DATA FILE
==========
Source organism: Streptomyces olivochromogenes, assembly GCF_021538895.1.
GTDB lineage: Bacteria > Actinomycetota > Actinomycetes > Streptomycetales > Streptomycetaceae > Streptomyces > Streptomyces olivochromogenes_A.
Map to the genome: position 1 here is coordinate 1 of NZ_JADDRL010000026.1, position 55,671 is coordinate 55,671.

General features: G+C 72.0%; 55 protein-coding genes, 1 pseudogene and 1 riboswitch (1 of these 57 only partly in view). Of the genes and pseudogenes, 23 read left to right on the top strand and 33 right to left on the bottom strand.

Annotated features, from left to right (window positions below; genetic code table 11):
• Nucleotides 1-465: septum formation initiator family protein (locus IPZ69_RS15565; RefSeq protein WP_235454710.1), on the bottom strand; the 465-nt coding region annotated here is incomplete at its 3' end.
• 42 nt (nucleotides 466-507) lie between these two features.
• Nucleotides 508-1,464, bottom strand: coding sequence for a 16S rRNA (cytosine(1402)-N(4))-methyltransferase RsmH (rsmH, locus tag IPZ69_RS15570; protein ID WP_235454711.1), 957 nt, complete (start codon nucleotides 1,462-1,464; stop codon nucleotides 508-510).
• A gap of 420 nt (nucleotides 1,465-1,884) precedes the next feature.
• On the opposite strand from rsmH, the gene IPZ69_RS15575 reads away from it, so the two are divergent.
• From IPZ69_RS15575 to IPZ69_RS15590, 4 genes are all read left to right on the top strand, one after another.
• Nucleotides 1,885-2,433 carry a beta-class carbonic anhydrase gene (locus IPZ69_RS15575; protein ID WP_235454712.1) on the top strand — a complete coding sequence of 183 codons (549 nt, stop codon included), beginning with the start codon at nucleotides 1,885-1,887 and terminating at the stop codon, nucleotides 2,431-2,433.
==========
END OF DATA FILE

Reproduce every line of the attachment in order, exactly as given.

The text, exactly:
Source organism: Streptomyces olivochromogenes, assembly GCF_021538895.1.
GTDB lineage: Bacteria > Actinomycetota > Actinomycetes > Streptomycetales > Streptomycetaceae > Streptomyces > Streptomyces olivochromogenes_A.
Map to the genome: position 1 here is coordinate 1 of NZ_JADDRL010000026.1, position 55,671 is coordinate 55,671.

General features: G+C 72.0%; 55 protein-coding genes, 1 pseudogene and 1 riboswitch (1 of these 57 only partly in view). Of the genes and pseudogenes, 23 read left to right on the top strand and 33 right to left on the bottom strand.

Annotated features, from left to right (window positions below; genetic code table 11):
• Nucleotides 1-465: septum formation initiator family protein (locus IPZ69_RS15565; RefSeq protein WP_235454710.1), on the bottom strand; the 465-nt coding region annotated here is incomplete at its 3' end.
• 42 nt (nucleotides 466-507) lie between these two features.
• Nucleotides 508-1,464, bottom strand: coding sequence for a 16S rRNA (cytosine(1402)-N(4))-methyltransferase RsmH (rsmH, locus tag IPZ69_RS15570; protein ID WP_235454711.1), 957 nt, complete (start codon nucleotides 1,462-1,464; stop codon nucleotides 508-510).
• A gap of 420 nt (nucleotides 1,465-1,884) precedes the next feature.
• On the opposite strand from rsmH, the gene IPZ69_RS15575 reads away from it, so the two are divergent.
• From IPZ69_RS15575 to IPZ69_RS15590, 4 genes are all read left to right on the top strand, one after another.
• Nucleotides 1,885-2,433 carry a beta-class carbonic anhydrase gene (locus IPZ69_RS15575; protein ID WP_235454712.1) on the top strand — a complete coding sequence of 183 codons (549 nt, stop codon included), beginning with the start codon at nucleotides 1,885-1,887 and terminating at the stop codon, nucleotides 2,431-2,433.